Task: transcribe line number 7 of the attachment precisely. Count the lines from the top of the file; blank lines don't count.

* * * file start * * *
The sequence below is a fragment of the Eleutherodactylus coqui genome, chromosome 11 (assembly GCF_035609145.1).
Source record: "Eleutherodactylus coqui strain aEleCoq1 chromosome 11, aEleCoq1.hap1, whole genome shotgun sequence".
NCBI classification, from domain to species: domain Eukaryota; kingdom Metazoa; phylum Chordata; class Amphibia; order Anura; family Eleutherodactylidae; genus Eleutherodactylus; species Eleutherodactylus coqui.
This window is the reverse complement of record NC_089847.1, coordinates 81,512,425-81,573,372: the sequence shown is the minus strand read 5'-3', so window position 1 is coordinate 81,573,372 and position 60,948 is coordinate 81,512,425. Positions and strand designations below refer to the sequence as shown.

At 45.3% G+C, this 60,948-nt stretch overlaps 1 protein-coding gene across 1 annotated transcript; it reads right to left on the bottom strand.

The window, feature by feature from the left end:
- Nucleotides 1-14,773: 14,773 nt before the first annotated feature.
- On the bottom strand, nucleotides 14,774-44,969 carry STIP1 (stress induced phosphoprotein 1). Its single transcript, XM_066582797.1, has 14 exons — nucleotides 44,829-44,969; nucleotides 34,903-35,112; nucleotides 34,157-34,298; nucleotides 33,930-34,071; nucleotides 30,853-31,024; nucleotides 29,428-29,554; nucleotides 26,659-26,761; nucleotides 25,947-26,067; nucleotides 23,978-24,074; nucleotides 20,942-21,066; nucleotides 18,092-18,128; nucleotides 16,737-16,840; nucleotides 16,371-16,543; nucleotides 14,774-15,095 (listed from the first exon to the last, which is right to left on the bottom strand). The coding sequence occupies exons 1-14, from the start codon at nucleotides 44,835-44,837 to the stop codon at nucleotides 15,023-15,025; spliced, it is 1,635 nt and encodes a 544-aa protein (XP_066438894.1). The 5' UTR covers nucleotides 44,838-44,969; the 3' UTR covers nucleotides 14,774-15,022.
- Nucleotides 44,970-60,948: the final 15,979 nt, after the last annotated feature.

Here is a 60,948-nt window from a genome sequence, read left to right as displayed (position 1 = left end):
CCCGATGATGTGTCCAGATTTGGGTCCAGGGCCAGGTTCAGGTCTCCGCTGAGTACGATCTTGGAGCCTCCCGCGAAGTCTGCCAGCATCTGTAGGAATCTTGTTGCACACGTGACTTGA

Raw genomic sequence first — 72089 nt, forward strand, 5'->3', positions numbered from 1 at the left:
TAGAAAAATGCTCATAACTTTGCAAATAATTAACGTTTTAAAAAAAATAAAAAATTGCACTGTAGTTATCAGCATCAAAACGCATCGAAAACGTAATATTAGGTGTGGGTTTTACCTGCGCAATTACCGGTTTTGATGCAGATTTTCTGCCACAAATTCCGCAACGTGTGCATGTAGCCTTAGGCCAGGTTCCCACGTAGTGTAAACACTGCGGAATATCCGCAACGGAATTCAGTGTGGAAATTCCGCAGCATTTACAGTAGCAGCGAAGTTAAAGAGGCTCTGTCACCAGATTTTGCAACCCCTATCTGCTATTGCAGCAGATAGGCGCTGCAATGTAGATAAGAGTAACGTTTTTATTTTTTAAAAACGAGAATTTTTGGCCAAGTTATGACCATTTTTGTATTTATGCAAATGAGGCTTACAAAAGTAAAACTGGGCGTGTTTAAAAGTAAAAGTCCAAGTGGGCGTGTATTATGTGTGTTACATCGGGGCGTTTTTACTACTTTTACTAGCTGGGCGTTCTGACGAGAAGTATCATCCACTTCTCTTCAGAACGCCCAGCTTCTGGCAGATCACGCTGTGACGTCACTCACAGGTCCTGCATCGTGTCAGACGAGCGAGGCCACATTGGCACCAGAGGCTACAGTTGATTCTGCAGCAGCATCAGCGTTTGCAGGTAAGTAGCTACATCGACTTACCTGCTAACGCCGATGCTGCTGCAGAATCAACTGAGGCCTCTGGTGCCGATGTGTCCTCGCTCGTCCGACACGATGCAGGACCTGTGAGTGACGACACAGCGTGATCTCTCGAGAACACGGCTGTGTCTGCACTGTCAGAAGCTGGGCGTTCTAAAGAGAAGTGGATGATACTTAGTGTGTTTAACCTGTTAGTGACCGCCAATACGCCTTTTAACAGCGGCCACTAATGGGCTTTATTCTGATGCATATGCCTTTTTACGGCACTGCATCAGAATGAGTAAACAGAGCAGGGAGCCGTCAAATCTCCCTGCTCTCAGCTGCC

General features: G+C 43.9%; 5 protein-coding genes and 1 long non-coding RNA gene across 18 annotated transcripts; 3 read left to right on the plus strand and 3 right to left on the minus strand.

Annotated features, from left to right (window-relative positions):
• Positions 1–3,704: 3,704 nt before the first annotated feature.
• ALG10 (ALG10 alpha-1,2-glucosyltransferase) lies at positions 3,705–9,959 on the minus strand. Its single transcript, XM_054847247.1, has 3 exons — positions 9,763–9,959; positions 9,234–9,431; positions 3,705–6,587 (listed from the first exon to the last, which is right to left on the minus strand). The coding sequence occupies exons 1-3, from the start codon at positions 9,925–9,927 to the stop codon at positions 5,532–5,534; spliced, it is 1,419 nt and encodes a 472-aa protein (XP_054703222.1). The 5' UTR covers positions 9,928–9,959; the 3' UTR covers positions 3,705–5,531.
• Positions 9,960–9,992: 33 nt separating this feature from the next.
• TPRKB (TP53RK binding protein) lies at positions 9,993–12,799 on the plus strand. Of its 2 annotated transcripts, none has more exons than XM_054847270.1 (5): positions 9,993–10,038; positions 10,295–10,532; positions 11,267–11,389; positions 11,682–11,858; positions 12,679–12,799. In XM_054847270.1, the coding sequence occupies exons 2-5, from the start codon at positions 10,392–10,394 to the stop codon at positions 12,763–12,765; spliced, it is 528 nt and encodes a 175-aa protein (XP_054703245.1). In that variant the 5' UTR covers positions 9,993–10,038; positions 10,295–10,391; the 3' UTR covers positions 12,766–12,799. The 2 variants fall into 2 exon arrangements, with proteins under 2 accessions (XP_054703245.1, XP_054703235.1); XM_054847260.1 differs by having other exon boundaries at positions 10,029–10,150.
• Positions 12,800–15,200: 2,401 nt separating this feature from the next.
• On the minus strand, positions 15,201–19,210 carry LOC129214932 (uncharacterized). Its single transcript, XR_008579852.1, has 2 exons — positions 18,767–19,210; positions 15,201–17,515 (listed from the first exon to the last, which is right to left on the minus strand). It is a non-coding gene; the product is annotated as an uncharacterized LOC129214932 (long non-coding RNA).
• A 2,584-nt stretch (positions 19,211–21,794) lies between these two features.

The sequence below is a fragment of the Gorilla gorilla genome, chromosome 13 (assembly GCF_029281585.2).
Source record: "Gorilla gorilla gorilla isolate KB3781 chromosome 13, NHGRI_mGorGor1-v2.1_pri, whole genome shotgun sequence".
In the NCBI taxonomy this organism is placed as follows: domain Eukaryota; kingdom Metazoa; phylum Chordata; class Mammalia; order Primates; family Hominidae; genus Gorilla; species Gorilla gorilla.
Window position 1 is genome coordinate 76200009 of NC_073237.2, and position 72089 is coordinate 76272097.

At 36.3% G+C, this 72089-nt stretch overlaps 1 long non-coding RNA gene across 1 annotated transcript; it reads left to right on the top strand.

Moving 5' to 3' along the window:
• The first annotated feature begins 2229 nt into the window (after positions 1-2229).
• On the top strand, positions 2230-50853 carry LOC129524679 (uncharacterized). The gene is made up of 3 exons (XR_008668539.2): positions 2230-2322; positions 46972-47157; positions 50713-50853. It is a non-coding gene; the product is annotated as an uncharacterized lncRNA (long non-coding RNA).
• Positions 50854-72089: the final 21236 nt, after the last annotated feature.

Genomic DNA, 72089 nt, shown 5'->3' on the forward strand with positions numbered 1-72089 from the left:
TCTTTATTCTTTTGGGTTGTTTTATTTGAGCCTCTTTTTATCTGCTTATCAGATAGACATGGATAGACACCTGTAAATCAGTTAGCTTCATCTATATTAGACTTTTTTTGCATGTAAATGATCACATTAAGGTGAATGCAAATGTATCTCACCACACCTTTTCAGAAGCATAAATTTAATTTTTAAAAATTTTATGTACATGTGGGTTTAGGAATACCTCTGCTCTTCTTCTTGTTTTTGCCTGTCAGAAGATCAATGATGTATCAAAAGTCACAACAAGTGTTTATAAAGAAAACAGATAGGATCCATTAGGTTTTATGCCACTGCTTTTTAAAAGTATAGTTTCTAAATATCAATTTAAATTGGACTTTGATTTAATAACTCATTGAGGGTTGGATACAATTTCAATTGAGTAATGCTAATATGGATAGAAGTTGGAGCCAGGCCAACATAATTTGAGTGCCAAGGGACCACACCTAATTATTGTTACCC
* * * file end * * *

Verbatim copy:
- Nucleotides 1-14,773: 14,773 nt before the first annotated feature.